Lend Biologists a Hand Through These Nine Citizen Science Projects

Calling all amateur naturalists to observe baby birds, tag butterflies, count migrating hawks, and photograph dolphins

A monarch butterfly on a purple flower with a tag sticker on its wing.

Photo: Nicola Gordon/Adobe Stock

A tagged monarch butterfly.

Try as they might and capable as they are, biologists can’t be everywhere at once. And conservation work rests upon data collection in the field; it’s hard to save a species without knowing where it is or how it behaves. That’s where citizen science comes in. Regular people can act as boots on the ground, counting animals during migrations, reporting wildlife sightings for maps, collecting samples, and generally being the eyes and ears of scientists. 

Though many citizen projects are local to one area, others span the South, the country, and beyond. Below, find nine programs ranging in geographic and scientific scope, from counting songbirds in winter to logging snake sightings year-round. 

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Monitor nests 

Cornell Lab of Ornithology’s NestWatch program tracks trends in bird reproduction—like when the avians nest, how many eggs they lay, and how many hatchlings survive. After locating a nest of, say, a red-bellied woodpecker or a purple finch with the help of Cornell’s tips, a participant checks in on the nest every few days and records their observations. Cornell also offers a guide for setting up nest boxes—and nest cameras—for species like American kestrels and eastern bluebirds

Log amphibian and reptile sightings

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Snakes, turtles, salamanders, and frogs might be a little harder to spot than birds, but the South is full of them, and herpetologists need people’s help to get a sense of the ranges of different species. Herp Mapper is a nonprofit that sends such data to groups conducting research and conservation. Just fill out this simple form to register what you saw. 

Become an iNaturalist 

A tool for reporting observations of flora and fauna nationwide, the free iNaturalist app generates a massive database that is shared with large-scale data repositories like the Global Biodiversity Information Facility as well as local organizations. Currently, Great Smoky Mountains National Park is soliciting documentations of “most wanted species” like peregrine falcons and even something called dog vomit slime mold. 

Beachcomb for sea turtles 

The North Carolina Sea Turtle Project trains volunteers in all manner of sea turtle stewardship. Starting in May, they need people to walk stretches of beach along the state’s coast each morning looking for turtle tracks and nests. Starting in July, volunteers guard nests that are ready to hatch.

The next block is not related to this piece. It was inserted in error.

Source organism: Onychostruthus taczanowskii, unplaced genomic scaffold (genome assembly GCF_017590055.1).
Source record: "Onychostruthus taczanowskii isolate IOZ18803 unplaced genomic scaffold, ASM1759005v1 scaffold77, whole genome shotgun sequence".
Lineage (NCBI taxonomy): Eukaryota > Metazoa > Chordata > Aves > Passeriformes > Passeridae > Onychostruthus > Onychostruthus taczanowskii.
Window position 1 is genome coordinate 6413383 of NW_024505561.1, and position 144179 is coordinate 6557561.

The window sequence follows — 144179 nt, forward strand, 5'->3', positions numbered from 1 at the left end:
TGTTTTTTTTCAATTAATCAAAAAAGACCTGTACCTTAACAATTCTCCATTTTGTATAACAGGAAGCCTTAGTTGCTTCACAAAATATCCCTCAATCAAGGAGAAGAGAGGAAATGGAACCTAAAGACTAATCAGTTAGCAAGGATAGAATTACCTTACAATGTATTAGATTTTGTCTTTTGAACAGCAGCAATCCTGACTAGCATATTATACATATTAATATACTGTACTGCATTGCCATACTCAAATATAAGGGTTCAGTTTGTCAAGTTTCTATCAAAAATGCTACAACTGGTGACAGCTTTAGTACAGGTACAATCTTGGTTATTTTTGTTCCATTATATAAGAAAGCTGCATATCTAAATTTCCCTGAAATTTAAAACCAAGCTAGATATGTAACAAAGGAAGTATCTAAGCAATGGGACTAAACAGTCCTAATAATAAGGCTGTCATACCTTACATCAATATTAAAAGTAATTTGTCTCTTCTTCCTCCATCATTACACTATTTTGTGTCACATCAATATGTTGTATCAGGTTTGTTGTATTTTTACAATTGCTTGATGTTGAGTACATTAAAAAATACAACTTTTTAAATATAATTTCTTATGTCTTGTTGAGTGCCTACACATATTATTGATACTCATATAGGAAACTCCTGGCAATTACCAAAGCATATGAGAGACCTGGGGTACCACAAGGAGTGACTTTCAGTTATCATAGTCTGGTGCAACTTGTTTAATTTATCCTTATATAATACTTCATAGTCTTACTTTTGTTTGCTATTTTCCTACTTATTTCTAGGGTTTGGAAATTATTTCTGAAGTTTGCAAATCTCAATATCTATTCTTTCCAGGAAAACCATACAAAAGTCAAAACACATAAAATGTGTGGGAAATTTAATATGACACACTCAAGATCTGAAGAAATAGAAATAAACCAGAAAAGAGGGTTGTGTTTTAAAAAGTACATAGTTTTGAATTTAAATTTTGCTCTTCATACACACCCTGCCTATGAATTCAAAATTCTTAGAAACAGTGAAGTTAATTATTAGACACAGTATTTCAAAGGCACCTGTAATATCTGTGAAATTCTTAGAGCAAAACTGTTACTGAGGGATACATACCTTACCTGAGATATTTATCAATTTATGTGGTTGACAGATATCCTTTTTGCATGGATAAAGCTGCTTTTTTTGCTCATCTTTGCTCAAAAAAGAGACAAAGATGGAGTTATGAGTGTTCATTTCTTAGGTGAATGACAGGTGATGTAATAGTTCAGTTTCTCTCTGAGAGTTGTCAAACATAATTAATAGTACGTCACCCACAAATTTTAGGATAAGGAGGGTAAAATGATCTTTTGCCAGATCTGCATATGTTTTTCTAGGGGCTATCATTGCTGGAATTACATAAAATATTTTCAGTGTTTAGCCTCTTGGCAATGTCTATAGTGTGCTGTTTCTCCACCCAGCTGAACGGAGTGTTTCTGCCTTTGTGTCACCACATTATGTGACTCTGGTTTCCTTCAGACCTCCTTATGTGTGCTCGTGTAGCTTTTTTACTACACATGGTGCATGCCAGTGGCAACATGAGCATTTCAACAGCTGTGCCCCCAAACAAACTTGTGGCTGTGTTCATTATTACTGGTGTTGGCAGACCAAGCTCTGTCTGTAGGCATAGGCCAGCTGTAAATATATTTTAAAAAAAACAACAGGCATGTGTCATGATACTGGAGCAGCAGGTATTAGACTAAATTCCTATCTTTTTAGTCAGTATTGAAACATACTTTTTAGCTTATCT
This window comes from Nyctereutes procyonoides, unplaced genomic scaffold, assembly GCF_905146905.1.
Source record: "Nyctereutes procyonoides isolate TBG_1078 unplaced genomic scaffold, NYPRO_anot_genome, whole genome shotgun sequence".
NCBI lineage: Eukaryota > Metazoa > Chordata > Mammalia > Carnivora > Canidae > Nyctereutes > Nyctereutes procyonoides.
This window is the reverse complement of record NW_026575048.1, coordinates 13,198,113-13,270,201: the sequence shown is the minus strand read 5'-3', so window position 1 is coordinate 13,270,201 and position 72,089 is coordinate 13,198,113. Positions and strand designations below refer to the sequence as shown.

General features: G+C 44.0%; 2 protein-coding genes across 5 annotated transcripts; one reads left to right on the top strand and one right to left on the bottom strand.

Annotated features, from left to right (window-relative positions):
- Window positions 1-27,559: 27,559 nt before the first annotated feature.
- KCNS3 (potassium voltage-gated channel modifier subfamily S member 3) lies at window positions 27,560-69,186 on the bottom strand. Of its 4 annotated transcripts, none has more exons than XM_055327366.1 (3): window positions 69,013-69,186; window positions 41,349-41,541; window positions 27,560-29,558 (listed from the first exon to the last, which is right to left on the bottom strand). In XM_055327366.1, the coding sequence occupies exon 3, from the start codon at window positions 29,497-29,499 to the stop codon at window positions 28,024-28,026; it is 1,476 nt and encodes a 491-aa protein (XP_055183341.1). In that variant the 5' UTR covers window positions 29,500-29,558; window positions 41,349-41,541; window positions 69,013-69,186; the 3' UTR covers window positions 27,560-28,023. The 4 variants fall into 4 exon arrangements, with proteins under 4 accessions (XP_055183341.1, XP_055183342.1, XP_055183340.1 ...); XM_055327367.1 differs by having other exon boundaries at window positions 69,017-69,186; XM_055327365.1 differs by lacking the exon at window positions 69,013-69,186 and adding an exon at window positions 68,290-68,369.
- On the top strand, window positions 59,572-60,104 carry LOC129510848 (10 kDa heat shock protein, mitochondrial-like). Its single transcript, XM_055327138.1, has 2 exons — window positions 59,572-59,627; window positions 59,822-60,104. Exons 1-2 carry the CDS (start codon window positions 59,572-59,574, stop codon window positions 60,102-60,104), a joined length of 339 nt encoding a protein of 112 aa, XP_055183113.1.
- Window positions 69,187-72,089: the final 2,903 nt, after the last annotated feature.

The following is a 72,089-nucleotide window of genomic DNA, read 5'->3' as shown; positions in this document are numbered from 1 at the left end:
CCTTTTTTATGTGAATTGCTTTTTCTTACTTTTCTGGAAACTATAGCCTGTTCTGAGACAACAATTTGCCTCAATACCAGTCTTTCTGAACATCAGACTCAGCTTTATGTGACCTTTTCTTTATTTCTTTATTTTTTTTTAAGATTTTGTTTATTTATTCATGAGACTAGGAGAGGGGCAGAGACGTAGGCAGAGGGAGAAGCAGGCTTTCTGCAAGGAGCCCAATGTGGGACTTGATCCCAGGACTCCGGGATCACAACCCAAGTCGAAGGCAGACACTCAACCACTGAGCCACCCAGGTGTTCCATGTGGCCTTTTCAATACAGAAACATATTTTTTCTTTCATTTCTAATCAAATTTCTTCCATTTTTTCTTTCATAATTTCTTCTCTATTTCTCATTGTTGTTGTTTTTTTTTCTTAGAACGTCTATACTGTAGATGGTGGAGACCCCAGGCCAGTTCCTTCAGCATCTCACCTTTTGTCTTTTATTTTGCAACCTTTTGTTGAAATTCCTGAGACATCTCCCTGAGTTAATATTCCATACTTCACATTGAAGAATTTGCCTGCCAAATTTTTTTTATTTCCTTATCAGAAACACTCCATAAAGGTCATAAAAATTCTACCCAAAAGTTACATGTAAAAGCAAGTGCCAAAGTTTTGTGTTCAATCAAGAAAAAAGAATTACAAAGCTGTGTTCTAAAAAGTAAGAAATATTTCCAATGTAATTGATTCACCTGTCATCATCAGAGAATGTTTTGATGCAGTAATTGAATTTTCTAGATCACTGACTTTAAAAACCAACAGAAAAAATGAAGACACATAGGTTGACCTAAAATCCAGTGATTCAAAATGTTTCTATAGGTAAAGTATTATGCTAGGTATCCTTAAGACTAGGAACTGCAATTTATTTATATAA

Watch for invasive species

The Invaders of Texas Program trains citizen scientists to be on the lookout for invasive species ranging from fire ants to zebra mussels to Japanese climbing ferns. Local observations feed into a statewide map that informs biologists combatting the unwelcome guests. 

Count birds

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The Great Backyard Bird Count, brainchild of the National Audubon Society and Cornell Lab of Ornithology, invites anyone to submit the birds they have seen in their yards each February. As one of the largest citizen science projects in the country, the huge dataset lets scientists analyze trends in bird populations and movements—and it only takes a quick fifteen minutes of observation time from home or a favorite birding spot. 

Tag monarch butterflies 

In 1992, the Monarch Watch Tagging Program launched as a large-scale community science project to shed light on the butterfly’s fall migration through mark and recapture. Participants carefully catch monarchs, record data about them, and place a numbered sticker on a wing (or report if they capture one already wearing a tag). Order kits, which include a set of tags, a datasheet, and instructions, here

Count migrating hawks

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Each fall, usually starting in September, raptors come out in full force as they migrate south from their breeding grounds in remote northern areas to wintering spots in Central and South America. Organizations like HawkWatch International coordinate counting events nationwide, and local spots like Grandfather Mountain in North Carolina call on volunteers as well

Photograph dolphins

Florida Atlantic University’s Harbor Branch Oceanographic Institute is on the hunt for photographers who can snap shots of dolphins along the thousands of miles of Florida coast outside the scope of biologists’ traditional surveys. The data illuminates day-to-day habitat use and behaviors of resident dolphins, which informs conservation efforts. 

Want more? This database has an extensive list of other citizen science projects.